Nearly every vehicle on the road today is powered by some version of the four-stroke internal-combustion engine patented by Nikolaus Otto in 1876. Otto exploited the findings of French physicist Sadi Carnot, who in 1824 showed that the efficiency of an engine depends critically on the temperature differential between a hot “source” of energy and a cold “sink.” The four-stroke engine compresses an air-fuel mixture and ignites it with a spark, thus creating a fleeting but intense source of heat. Its portable efficiency has not been matched since.

Yet some consider the internal-combustion engine an anachronism, a dangerously out-of-date vestige of a world that assumed oil was unlimited and the climate stable. The best hope for displacing the engine appears to be an electric motor powered by an energy store such as chemical batteries or a hydrogen-powered fuel cell. What many forget is that electric vehicles had their chance—indeed, they were far more popular than gasoline-powered cars in the late 19th and early 20th century. They could go all day on a single charge and move a driver around a city with ease. They did not require a hand crank to start and did not have gears to shift, both of which made gas-powered vehicles of the day as user-friendly as heavy machinery.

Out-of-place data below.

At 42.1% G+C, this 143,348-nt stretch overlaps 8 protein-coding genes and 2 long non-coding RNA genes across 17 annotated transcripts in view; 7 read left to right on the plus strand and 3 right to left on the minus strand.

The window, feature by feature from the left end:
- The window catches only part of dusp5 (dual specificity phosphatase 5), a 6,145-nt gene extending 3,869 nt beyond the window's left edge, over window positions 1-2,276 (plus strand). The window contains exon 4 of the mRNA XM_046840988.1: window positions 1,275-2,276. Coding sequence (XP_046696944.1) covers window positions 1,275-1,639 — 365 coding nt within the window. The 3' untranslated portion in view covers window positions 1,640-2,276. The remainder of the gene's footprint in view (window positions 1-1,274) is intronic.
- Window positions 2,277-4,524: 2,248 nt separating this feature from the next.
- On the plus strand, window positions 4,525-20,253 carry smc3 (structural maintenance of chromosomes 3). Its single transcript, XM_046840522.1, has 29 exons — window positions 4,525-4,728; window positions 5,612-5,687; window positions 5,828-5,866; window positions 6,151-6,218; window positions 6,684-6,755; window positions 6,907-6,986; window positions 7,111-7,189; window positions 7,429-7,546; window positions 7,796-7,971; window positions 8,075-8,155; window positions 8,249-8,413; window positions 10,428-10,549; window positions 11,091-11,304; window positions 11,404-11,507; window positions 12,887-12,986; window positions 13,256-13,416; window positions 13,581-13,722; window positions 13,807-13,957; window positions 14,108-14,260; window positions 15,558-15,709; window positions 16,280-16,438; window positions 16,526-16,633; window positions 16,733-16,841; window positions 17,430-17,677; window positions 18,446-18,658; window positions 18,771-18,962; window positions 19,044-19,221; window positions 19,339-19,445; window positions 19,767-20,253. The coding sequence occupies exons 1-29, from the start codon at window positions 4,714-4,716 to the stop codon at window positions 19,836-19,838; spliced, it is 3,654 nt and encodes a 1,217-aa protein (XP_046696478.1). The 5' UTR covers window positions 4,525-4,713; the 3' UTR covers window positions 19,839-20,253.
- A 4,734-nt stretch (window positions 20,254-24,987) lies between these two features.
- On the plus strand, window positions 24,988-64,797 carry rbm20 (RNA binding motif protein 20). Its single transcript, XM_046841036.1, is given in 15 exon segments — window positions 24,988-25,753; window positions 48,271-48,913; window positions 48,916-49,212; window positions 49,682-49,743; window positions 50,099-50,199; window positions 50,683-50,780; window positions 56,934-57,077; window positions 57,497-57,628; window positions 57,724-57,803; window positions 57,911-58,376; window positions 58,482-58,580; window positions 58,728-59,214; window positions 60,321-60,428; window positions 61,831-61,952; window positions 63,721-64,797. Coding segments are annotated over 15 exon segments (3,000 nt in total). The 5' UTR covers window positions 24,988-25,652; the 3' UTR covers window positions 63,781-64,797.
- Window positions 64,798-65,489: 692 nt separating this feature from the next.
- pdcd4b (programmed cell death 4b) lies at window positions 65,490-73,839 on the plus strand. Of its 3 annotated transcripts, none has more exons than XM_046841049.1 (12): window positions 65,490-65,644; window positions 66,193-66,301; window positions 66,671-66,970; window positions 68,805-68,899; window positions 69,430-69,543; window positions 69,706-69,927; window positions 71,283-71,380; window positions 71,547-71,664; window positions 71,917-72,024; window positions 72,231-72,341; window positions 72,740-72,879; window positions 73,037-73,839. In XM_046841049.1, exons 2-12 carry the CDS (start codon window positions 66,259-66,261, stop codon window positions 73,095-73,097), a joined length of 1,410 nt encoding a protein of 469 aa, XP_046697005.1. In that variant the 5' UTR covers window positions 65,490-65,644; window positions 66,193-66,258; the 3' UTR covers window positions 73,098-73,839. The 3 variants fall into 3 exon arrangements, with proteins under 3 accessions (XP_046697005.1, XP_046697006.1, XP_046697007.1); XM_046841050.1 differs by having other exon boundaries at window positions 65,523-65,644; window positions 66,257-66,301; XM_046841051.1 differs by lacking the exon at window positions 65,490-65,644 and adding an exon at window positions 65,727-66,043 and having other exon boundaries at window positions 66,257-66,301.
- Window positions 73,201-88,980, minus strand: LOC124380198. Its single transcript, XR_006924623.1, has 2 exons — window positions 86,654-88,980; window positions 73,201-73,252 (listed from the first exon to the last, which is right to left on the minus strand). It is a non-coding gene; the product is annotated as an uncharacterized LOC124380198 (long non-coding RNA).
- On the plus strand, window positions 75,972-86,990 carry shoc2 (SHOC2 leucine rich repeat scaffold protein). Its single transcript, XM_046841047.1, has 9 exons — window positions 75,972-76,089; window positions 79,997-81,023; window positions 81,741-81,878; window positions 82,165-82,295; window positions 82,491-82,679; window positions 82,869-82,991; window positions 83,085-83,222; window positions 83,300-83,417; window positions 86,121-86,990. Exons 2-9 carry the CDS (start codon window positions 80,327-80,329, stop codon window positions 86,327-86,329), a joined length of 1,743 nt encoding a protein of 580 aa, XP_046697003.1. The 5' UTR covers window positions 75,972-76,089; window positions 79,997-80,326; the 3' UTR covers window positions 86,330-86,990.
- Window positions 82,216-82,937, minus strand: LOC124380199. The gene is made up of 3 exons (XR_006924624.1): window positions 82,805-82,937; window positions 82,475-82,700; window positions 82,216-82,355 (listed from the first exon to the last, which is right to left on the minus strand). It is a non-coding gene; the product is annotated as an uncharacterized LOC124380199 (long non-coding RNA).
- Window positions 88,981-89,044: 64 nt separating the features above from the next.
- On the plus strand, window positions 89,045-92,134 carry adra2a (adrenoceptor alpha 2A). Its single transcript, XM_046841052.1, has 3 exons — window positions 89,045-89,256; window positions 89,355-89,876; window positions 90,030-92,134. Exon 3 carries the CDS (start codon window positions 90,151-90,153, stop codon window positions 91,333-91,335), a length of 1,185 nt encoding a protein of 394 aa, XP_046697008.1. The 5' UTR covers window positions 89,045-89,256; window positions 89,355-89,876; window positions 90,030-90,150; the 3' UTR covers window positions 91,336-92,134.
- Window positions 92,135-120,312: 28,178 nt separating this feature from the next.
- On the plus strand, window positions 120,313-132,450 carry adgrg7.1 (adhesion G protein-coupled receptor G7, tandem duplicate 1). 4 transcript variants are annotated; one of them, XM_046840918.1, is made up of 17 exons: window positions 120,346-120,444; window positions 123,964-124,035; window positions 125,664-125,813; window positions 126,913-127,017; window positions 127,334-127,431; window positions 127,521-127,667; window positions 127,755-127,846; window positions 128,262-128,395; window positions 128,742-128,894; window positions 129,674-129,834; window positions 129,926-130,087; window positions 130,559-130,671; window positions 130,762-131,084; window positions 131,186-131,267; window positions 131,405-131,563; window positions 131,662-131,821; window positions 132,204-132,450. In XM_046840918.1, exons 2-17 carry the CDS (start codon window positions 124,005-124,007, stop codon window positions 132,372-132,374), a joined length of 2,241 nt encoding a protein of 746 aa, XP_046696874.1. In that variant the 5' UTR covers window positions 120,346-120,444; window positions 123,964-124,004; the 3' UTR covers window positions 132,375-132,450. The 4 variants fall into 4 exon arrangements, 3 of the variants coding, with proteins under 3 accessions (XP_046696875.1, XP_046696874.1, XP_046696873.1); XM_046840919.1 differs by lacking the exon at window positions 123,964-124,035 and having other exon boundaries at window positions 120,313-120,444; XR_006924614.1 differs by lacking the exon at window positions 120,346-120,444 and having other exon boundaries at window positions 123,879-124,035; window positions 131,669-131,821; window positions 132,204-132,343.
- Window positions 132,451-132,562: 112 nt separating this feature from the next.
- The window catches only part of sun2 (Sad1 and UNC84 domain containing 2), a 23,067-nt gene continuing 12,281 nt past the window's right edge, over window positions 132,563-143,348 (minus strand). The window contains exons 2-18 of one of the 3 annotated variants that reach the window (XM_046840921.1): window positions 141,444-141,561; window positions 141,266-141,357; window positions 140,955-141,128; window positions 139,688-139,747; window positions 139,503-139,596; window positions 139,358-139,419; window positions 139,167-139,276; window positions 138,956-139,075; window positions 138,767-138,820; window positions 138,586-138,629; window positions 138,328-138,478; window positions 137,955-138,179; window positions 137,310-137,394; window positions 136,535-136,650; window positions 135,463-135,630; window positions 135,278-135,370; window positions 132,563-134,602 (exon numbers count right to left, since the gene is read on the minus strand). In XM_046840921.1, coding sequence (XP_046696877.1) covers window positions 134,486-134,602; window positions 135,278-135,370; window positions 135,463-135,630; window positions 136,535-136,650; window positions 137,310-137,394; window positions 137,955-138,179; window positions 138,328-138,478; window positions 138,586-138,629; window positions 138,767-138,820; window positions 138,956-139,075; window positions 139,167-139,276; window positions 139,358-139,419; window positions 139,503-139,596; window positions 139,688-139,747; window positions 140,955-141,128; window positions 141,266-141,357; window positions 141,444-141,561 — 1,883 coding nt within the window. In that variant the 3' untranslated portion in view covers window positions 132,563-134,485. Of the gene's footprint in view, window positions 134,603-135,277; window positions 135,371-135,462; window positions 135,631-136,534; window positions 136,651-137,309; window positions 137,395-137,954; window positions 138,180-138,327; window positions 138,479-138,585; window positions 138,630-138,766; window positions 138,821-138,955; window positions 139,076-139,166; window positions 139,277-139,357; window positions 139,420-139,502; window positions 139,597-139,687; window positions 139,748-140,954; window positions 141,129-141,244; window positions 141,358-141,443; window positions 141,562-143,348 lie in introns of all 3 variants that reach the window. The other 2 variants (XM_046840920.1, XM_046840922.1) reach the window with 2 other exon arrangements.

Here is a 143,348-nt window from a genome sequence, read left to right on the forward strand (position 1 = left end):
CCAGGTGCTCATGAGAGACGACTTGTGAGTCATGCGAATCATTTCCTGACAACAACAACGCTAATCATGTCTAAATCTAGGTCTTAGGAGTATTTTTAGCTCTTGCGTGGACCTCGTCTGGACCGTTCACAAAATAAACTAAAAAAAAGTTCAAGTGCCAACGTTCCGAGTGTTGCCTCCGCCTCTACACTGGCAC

Electric vehicles were more suited to the world of the 19th century than the 20th, however. Those early vehicles could go all day on one charge because speed limits were set between seven to 12 miles per hour to accommodate horse-drawn carriages. When those limits rose after World War I and travel between cities and towns became the norm, gasoline-powered vehicles began to dominate the auto market.

Since then, automakers have invested untold billions into increasing the efficiency of the modern four-stroke engine. Until electric cars can surpass the power and range of vehicles afforded by gas, expect the internal-combustion engine to continue its long reign.